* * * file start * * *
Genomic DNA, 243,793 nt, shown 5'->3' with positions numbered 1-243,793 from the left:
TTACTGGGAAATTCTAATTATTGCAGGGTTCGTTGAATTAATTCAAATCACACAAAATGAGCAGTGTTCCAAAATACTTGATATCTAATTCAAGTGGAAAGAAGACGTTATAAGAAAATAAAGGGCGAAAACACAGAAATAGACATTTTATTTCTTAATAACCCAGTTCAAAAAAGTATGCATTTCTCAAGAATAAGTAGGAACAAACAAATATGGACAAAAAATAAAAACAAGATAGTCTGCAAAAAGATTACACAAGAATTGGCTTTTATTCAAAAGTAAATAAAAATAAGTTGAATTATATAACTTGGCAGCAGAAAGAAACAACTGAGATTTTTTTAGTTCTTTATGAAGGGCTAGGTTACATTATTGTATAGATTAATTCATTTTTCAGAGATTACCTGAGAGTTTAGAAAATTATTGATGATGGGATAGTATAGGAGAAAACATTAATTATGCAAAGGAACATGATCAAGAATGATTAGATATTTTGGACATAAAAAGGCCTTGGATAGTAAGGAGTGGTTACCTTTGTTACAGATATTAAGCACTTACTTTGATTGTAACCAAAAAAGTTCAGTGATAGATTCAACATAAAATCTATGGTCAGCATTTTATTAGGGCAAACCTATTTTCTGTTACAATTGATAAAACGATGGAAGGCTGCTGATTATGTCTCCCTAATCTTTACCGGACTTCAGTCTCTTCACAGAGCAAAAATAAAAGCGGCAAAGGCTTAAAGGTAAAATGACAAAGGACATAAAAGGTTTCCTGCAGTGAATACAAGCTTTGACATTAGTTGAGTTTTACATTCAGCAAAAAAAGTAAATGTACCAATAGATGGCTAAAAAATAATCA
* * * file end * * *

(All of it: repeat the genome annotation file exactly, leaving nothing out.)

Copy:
Genomic DNA, 243,793 nt, shown 5'->3' with positions numbered 1-243,793 from the left:
TTACTGGGAAATTCTAATTATTGCAGGGTTCGTTGAATTAATTCAAATCACACAAAATGAGCAGTGTTCCAAAATACTTGATATCTAATTCAAGTGGAAAGAAGACGTTATAAGAAAATAAAGGGCGAAAACACAGAAATAGACATTTTATTTCTTAATAACCCAGTTCAAAAAAGTATGCATTTCTCAAGAATAAGTAGGAACAAACAAATATGGACAAAAAATAAAAACAAGATAGTCTGCAAAAAGATTACACAAGAATTGGCTTTTATTCAAAAGTAAATAAAAATAAGTTGAATTATATAACTTGGCAGCAGAAAGAAACAACTGAGATTTTTTTAGTTCTTTATGAAGGGCTAGGTTACATTATTGTATAGATTAATTCATTTTTCAGAGATTACCTGAGAGTTTAGAAAATTATTGATGATGGGATAGTATAGGAGAAAACATTAATTATGCAAAGGAACATGATCAAGAATGATTAGATATTTTGGACATAAAAAGGCCTTGGATAGTAAGGAGTGGTTACCTTTGTTACAGATATTAAGCACTTACTTTGATTGTAACCAAAAAAGTTCAGTGATAGATTCAACATAAAATCTATGGTCAGCATTTTATTAGGGCAAACCTATTTTCTGTTACAATTGATAAAACGATGGAAGGCTGCTGATTATGTCTCCCTAATCTTTACCGGACTTCAGTCTCTTCACAGAGCAAAAATAAAAGCGGCAAAGGCTTAAAGGTAAAATGACAAAGGACATAAAAGGTTTCCTGCAGTGAATACAAGCTTTGACATTAGTTGAGTTTTACATTCAGCAAAAAAAGTAAATGTACCAATAGATGGCTAAAAAATAATCA